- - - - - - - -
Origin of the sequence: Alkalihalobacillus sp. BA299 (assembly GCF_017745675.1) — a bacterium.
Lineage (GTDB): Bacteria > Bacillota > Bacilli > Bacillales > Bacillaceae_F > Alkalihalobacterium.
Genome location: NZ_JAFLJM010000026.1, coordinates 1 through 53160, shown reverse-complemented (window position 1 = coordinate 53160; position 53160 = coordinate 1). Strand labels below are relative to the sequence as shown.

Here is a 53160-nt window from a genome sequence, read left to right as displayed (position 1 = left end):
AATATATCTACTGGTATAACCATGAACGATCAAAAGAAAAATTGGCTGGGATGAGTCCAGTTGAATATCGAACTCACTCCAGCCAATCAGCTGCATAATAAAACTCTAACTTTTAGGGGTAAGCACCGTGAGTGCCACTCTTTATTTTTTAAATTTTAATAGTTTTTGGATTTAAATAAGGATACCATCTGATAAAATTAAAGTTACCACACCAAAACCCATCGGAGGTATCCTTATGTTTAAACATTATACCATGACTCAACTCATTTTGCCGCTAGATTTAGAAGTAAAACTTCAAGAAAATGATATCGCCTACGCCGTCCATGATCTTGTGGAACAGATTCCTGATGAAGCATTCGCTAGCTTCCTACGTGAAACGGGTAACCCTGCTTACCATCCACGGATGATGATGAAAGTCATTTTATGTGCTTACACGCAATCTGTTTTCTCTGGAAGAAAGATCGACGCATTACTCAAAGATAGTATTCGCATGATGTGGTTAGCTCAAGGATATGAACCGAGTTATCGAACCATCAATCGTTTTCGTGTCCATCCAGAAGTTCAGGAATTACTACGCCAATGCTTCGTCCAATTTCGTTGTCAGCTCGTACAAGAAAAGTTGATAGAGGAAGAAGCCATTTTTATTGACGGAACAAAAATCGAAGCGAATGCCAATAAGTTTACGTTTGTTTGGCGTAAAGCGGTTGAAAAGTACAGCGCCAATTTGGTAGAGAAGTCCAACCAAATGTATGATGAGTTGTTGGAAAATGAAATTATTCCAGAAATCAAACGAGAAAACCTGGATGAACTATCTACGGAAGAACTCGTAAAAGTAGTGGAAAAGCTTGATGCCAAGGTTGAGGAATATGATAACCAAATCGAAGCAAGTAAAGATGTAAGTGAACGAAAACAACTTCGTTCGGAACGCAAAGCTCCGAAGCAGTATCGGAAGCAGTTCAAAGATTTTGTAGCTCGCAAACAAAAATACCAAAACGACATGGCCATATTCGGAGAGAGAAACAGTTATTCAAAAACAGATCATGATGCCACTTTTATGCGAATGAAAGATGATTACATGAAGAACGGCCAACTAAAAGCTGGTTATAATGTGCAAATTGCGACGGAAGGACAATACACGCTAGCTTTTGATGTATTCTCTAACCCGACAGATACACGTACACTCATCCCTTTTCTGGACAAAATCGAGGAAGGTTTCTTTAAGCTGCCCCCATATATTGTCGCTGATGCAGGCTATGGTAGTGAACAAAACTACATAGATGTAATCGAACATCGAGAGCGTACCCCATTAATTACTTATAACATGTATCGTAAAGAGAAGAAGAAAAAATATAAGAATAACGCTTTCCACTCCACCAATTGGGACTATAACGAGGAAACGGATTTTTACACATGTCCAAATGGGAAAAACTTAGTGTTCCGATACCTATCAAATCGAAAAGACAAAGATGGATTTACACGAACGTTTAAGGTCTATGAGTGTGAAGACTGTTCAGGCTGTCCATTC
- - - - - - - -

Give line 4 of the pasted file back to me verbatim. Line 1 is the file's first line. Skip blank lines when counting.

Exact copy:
Here is a 53160-nt window from a genome sequence, read left to right as displayed (position 1 = left end):